So far under Task 1, the Region has experienced mixed success with laboratory germination tests. The first test revealed 80% germination and positive plant growth. However, the second growth test results were not as favourable, with only 20% growth. The discrepancy between the two is that different media mixes were used. Further testing is currently underway to confirm growth viability.

First Test with Positive Growth

Second Test with Less Than Positive Growth

The goal for Task 2, is to demonstrate the effectiveness of the proposed media through field plot studies. The results from the greenhouse studies undertaken in Task 1 will be fully evaluated by the project team and field plots will be designed. This evaluation will identify what media mixes showed the potential characteristics desired and which one should be brought forward for the field plot studies. The field plots will be located at a site that is suitable to meet the ongoing needs of the research over the length of the project.

Assessing Economic Feasibility in Task 3

Task 3 will build on the results of Tasks 1 and 2 to complete an economic feasibility assessment for including recycled glass in bio-soil.

A first step for Task 3 is a high-level assessment (tonnages, costs, revenues) of the current recycled market in Ontario. This plus Niagara data would be used as the baseline from for comparison. The efforts would then include an examination of all the costs for production of bio-soil utilizing recycled glass. A secondary goal is the evaluation of the market costs for comparable sand products and the value ranges for which recycled glass could be purchased.

Project Next Steps

Once Niagara Region has identified and developed the correct mixture for optimal germination and growth, staff will proceed to Task 2 and carry out some field trials. Please stay tuned for a follow up blog highlighting the results of the project.

Glass Recycling Innovation in Europe

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Glasso Recycling, headquartered in Ireland, recently announced that it had made a $2 million euro investment in a  facility specializing in the recycling of non-transparent glass waste.

The facility, located in Town of Naas within the County of Kildare in Ireland, the company claims that the facility will be able to recycle 10,000 tonnes of non-transparent glass waste per year.

According to Glassco, the glass – which is very dark in colour, and typically used to package cream liqueurs and other delicate drinks – blocks the sun rays and light which can cause the product inside to deteriorate quickly. This glass, while ideal for protecting the contents of the bottle “is not so good for the bottle’s green credentials,” the company explains.

As a result of the investment, Glassco said it will supply the glass manufacturing industry with dark non-transparent cullet as a separate colour stream, which offers energy savings to glass bottle manufacturers.

Managing director of Glassco, Zeki Mustafa, explains: “Glass recyclers like us, rely on optical sorting machines, to automatically remove contamination from the waste glass stream. Until now, these machines had no way to differentiate between a stone or piece of ceramic, and a piece of non-transparent glass, which meant that all dark non-transparent glass ended up being rejected and landfilled.”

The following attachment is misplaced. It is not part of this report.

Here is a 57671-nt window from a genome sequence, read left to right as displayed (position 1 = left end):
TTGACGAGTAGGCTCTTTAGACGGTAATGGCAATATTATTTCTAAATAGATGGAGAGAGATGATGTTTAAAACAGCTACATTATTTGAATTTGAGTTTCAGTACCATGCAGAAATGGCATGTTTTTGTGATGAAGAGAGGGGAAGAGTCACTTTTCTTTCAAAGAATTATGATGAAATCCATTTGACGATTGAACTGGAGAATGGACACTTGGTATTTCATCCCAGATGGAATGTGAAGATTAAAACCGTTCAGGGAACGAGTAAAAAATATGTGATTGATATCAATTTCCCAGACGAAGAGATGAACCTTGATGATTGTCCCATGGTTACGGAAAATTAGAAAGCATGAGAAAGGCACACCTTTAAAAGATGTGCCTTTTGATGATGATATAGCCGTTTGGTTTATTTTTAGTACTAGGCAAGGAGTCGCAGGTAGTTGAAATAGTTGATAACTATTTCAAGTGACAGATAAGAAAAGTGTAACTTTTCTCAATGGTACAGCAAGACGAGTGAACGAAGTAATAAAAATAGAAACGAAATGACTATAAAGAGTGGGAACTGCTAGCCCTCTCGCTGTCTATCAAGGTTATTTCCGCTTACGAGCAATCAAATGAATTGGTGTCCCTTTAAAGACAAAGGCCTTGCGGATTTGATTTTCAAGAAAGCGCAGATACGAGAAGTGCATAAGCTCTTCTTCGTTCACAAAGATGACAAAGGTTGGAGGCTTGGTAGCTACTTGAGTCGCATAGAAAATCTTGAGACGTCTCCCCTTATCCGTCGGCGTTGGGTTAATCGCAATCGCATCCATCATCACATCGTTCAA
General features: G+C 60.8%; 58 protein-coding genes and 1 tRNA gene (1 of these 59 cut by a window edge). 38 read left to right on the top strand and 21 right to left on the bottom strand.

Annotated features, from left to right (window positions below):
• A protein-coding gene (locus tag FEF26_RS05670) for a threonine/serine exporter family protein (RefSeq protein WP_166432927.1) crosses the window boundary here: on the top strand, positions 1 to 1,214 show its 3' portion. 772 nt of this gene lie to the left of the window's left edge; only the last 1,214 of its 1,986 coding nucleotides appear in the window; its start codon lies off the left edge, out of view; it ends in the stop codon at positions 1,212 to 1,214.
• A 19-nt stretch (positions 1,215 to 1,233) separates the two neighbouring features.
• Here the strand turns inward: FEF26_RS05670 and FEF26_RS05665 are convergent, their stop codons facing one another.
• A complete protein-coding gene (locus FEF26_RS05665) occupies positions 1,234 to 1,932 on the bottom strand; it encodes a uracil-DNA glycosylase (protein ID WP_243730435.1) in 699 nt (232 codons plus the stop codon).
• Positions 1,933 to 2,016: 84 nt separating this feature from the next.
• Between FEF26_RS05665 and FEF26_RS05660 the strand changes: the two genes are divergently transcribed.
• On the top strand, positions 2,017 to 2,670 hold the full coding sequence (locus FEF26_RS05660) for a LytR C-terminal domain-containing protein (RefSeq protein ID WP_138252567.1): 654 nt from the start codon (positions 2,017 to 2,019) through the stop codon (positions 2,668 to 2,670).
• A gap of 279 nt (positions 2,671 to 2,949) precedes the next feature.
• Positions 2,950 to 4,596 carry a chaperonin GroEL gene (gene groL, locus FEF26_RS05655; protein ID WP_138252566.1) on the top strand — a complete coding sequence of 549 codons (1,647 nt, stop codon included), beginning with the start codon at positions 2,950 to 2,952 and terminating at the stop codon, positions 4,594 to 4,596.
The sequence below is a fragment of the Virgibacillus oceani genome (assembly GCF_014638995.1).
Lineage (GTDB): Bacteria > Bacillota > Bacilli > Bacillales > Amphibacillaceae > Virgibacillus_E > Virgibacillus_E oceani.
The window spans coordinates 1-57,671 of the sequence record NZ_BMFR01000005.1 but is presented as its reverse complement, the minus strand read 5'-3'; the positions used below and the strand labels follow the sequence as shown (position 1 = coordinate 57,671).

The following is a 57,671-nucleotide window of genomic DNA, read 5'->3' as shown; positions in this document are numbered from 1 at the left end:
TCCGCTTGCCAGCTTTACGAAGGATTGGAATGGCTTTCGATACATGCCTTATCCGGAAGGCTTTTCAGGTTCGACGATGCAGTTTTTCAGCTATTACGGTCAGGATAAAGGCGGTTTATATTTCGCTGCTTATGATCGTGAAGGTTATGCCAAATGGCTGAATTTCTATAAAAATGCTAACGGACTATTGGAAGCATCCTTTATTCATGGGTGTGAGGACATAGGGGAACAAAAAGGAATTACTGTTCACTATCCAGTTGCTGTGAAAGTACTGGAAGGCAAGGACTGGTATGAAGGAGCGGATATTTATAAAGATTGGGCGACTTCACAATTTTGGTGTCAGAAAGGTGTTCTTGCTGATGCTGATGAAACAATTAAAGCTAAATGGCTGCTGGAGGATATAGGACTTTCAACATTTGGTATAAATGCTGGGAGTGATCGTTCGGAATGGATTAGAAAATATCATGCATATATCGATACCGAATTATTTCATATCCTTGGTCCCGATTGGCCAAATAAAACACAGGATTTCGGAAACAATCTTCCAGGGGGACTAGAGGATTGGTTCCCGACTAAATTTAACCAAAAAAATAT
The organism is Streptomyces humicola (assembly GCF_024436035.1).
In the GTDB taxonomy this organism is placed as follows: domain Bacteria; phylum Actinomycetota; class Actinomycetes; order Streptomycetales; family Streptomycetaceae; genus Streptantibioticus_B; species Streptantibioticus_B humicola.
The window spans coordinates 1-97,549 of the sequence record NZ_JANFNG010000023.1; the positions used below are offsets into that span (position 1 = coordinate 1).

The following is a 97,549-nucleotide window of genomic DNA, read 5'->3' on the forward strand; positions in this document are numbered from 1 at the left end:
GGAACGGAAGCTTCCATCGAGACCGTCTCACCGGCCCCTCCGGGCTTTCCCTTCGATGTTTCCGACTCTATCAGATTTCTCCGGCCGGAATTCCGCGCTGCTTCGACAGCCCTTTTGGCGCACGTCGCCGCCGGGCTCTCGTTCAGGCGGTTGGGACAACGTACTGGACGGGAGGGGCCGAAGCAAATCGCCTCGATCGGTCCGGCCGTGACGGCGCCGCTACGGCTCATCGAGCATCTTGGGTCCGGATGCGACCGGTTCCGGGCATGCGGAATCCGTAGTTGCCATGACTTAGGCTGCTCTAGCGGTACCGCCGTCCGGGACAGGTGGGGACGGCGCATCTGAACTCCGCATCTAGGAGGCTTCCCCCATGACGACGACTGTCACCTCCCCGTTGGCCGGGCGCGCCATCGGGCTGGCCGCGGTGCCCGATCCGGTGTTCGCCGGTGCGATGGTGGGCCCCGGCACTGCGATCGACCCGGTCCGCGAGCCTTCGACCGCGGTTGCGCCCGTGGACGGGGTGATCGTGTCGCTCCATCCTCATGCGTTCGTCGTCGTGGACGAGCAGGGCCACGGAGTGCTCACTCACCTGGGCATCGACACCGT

The Technology

According to Glassco, the facility is the “first of its kind” and uses high speed cameras and LED lighting technology

According to the company, the installation is the “first of its kind”, and uses ultra-sensitive, high speed cameras with a scan rate of more than 20,000 scans per second to identify up to 100,000 pieces of glass per minute and remove the good glass for recycling. In combination with “ultra-bright” LED lighting technology, the cameras can produce several precise optical measurements of each piece of glass. Together with a new evaluation algorithm with artificial intelligence, this new system can differentiate between the dark glass and Ceramic, Stone and Porcelain (CSP) pieces, Glassco reports.

Mr Mustafa continued: “We are delighted to be able to pioneer this new technology and help Ireland exceed the EU glass recycling target of 75% by 2025 and continue to push past our current rate of 90%.

“This new plant represents a €2 million investment for us together with years of planning and R&D and we would like to thank Repak Glass for their foresight and continued support to help us make this possible.”

Circular Economy

One of the buyers of the final product is Encirc, a container glass manufacturer with two facilities in Ireland.

Adrian Curry, managing director of Encirc, who will be the main buyer of the new product said: “Having another 10,000 tonnes of any cullet available is great for our business but having such a large quantity of this unique product will allow us to increase the recycling rate in our amber bottles by a significant amount which is a win win for our customers and the environment.”

Glassco Recycling Ltd reports to hold collection and recycling contracts with 25 local authorities across Ireland. The company operates from a waste permitted processing facility in Naas, along with collection depots in Cork and Galway in Ireland.